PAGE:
The FDA is also improving its collaboration efforts with the industry itself. One example of this commitment can be seen through the FDA’s pledge to publish more best-practice guidelines to act as roadmaps for brands. The practice of issuing official guidances is not new for the FDA, but its frequency has gone up and is expected to increase further, according to Breen. In the past six months, the FDA has issued guidances about topics ranging from the safety of peanuts in baby food to how to adhere to nutrition labeling changes to the best ways to issue a recall notice.

To further issue more helpful documents and provide more in-person feedback, the FDA has also prioritized hiring efforts in 2018. Breen noted many open positions are based at FDA headquarters rather than for field agents. He believes this is a sign that the agency seeks to tackle the backlog of regulatory paperwork resulting from brands submitting documents to the wrong departments or incorrectly filling out forms — both of which are a result of a lack of guidance around navigating FSMA.

Increased communication is not to be confused with increased action, however. Some of the guidances themselves don’t offer many changes from their respective original standard operating procedures, according to Shapiro. Specifically speaking to the recent guideline on how to issue recall notices, he said he did not see many process changes in the report and that it served more as a condensed resource for brands and manufacturers.

“There has always been a focus on communication. Hopefully that will continue,” Shapiro said. “My experience is that there has been very little [action] going on with the FDA lately. Even with publishings, there really hasn’t been that much happening over the last few months. I don’t know if that is because of the new administration.”

As the agency continues to work on its active listening skills, both Breen and Shapiro recommended that brands continue to comment and provide feedback on guidances and FSMA enforcements — even if it’s unclear whether the FDA will actually act on those suggestions.

3. The FDA is embracing a new word: Flexibility.

The new strategic guidelines and policies show that the agency is realizing that the food space is not black and white and that the agency is ready “for some degree of disruption,” according to Breen.

Over the past few years, the agency has already started to show off its flexible nature in how it defines certain foods and enforces regulations.

In their quest to meet the needs of consumers, up-and-coming brands have butted up against out-of-date FDA policies around names, statements of identity and health claims over the past few years.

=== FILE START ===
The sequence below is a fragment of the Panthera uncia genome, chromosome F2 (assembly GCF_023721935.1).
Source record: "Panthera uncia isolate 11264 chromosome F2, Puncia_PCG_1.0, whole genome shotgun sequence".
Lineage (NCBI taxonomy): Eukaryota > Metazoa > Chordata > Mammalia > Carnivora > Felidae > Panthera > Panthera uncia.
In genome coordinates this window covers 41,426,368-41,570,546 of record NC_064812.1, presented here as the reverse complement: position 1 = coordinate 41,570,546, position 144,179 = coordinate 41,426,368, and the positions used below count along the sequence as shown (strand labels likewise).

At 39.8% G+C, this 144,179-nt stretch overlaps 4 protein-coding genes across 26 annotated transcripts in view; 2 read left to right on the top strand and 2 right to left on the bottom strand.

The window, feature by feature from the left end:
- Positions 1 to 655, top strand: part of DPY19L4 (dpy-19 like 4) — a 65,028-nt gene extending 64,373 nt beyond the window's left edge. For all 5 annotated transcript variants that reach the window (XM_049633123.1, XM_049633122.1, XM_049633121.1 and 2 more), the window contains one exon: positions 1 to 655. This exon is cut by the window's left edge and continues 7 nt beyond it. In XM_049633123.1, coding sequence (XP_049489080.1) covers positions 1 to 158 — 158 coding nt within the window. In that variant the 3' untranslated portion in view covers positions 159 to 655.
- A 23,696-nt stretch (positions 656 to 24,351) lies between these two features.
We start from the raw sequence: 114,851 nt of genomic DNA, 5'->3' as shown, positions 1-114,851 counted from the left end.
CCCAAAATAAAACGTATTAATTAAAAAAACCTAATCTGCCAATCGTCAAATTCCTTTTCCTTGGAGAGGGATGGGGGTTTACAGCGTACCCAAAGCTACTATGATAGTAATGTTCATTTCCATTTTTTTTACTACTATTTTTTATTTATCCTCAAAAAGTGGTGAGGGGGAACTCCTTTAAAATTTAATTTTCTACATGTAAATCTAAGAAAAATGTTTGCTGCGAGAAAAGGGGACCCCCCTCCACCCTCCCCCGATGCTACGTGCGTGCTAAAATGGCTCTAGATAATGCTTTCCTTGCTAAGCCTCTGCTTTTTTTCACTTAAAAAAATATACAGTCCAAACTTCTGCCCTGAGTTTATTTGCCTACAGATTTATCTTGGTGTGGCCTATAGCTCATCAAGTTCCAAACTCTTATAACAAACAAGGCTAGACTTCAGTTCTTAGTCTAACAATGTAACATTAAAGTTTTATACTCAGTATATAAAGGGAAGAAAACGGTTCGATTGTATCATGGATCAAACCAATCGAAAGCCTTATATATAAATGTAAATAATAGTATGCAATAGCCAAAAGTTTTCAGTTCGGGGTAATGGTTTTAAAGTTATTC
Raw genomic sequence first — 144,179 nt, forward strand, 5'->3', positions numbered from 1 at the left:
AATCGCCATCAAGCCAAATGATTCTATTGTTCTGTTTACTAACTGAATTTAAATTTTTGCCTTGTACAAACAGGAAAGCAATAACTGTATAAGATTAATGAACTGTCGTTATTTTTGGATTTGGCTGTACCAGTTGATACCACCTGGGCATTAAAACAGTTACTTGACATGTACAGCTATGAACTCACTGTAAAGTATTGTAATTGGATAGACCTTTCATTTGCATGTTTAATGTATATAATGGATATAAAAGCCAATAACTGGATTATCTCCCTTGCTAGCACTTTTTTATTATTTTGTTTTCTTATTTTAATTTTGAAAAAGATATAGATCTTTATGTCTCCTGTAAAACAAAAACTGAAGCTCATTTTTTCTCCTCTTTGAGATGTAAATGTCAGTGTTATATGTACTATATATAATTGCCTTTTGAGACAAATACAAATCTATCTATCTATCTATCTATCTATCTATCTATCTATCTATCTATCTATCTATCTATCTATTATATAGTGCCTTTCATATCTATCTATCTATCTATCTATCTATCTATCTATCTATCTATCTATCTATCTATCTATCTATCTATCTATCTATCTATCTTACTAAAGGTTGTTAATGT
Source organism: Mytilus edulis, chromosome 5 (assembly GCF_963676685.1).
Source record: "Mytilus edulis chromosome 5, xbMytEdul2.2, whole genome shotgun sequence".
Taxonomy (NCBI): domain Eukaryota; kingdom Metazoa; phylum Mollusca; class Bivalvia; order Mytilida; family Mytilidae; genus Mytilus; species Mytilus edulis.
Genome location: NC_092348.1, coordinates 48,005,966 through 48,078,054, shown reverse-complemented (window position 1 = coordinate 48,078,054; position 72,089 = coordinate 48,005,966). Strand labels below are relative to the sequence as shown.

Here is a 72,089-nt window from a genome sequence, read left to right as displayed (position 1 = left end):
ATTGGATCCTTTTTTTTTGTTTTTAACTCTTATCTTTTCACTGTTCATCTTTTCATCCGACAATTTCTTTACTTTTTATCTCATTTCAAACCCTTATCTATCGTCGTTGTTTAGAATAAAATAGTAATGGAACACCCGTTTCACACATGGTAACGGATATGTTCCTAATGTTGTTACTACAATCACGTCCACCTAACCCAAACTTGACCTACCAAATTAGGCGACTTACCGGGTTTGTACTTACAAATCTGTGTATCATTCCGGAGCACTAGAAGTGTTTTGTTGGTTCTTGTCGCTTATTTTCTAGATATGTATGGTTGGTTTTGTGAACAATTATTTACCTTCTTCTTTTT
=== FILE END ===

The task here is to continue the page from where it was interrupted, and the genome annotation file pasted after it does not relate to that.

Breen cited snack brand producer KIND’s fight to market their products as “healthy” and JUST Mayo’s quest to to call its product “mayonnaise” as examples of how the FDA is recognizing the need to evolve to better address the food climate of today.

“That kind of flexibility is new and much of it comes about because the 2011 FSMA act. It really changed the game not just for the industry but for the agency as well,” he said. “The 2018 strategic policy roadmap is a reflection of some of those changes that will come about.”

In addition to embracing flexibility with its policy and naming frameworks, Breen said the agency is also being flexible in how it enforces its preventive regulations. Though the FDA is flexing its muscles when there is evidence of a public health risk, it now appears much more willing to discuss preventive measures and how to best comply with regulations — before there is a problem — with firms.

What the FDA has gained in flexibility, however, it lacks in speed. Take nutrition labeling, which was delayed until January 2020. Shapiro said he thinks there are still holes in the policy, even though the agency took a noted step in identifying nutritional and labeling needs that better represent today’s food system.

“They’ve put off the nutrition label in part to make it easier to give companies more time to comply, but I still think there are questions. I’m not sure everything that needs to be addressed has been addressed,” he said. “There are still issues with the added sugar claims and the understanding of added sugar versus total sugar; there is a need to understand there are healthy fats; and there are concerns about the definition of fiber and whether the FDA’s definition is too limited.”

The takeaway: Experts noted the FDA wants to work with brands who want to work with them and want to share insights on hardships with them. They advised brands to not only look at the agency as a dictator of regulations and preventive measures, but also as a mentor or advisor on ways to comply with them.